A revolution is a fundamental change in political power or organizational structures in a relatively short period of time. It is generally due to the rising discontent of the population against the current authorities—for example, the French Revolution and the October Revolution.
Charles Tilly sees revolution as an outcome of a power struggle between competing interest groups. It occurs in the case of multiple sovereignty- when a government lacks control over all areas it is supposed to administer. For Example: due to external war or internal political clashes.
Theda Davis sees revolution to be caused, not by absolute deprivation by relative deprivation. The four main components that led to the revolution are:
(1) Organization of the deprived or affected group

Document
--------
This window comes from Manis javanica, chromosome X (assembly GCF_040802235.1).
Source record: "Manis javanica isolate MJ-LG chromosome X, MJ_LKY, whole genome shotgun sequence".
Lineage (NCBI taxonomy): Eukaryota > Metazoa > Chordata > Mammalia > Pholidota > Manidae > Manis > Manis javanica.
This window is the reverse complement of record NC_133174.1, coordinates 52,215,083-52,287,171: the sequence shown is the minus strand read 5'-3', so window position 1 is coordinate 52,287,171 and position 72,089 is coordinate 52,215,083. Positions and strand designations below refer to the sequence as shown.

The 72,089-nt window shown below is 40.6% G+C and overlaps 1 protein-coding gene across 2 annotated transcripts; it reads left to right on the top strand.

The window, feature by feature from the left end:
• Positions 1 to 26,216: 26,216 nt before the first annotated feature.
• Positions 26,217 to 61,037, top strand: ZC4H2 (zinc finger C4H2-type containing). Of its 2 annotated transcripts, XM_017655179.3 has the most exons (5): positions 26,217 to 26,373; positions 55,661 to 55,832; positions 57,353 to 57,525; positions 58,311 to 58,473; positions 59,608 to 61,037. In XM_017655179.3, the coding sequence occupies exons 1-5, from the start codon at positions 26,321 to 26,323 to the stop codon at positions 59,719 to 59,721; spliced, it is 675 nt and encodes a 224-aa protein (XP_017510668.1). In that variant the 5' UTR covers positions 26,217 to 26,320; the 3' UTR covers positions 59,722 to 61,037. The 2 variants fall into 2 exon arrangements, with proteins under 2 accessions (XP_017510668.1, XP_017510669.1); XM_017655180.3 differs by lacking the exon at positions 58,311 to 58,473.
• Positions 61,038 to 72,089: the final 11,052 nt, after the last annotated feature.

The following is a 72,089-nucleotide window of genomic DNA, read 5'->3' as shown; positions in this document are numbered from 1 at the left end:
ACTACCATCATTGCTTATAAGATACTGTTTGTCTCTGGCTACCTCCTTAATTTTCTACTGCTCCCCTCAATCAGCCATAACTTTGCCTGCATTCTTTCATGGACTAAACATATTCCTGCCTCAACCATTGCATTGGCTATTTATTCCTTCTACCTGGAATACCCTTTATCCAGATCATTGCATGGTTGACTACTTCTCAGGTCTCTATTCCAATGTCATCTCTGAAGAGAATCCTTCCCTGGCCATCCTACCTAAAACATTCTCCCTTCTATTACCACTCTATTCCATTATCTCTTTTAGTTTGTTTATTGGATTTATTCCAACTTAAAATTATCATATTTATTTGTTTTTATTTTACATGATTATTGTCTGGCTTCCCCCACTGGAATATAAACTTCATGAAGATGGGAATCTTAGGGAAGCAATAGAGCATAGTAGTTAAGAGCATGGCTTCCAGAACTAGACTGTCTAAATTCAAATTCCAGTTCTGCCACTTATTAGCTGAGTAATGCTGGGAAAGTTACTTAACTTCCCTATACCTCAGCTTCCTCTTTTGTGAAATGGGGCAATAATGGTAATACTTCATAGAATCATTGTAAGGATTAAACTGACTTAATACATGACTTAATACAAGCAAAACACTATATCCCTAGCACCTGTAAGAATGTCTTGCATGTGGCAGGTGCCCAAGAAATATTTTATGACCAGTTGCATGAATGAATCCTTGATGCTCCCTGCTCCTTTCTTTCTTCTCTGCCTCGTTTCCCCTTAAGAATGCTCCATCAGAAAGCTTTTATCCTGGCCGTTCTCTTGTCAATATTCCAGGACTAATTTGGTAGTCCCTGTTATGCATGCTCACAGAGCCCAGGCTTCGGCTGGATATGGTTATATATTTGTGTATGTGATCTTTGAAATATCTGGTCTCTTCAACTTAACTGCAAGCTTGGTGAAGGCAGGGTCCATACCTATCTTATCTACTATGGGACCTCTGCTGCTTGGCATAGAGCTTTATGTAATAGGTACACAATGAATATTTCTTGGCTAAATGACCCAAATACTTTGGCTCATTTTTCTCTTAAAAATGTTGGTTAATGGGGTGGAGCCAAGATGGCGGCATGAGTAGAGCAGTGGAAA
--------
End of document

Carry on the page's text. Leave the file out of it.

(2) Mobilization –resources needed
(3) Common interests
(4) Opportunity – can be any small event that acts as a trigger
Louis Althuser believed that a revolution would occur in the weak link in the chain of capitalism – that area where the social contradictions are more prominent. Non-democratic societies are more likely to see a revolution due to greater repression and a lack of alternative avenues to express dissent.
Fukuyama calls democracy and economic capitalism the only true revolutions in’ The end of history.’ Thus, revolutions may occur due to structural or social inefficiencies. Their outcome may or may not be long-lasting. While the Russian Revolution ushered in communism, which ruled the USSR until its breakdown, the Jasmine Revolution saw only slight democratic changes.